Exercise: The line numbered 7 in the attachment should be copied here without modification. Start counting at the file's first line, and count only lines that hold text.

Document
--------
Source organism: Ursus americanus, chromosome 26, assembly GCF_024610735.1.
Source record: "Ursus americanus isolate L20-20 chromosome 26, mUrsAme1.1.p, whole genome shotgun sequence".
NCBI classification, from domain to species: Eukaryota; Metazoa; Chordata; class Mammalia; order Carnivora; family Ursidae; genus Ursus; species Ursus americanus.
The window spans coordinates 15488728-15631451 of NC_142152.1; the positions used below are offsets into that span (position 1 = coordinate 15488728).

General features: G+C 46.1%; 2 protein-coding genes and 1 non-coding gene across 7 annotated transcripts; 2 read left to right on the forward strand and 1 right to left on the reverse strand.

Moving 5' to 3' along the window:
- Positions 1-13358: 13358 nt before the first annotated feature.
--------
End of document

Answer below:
- Positions 1-13358: 13358 nt before the first annotated feature.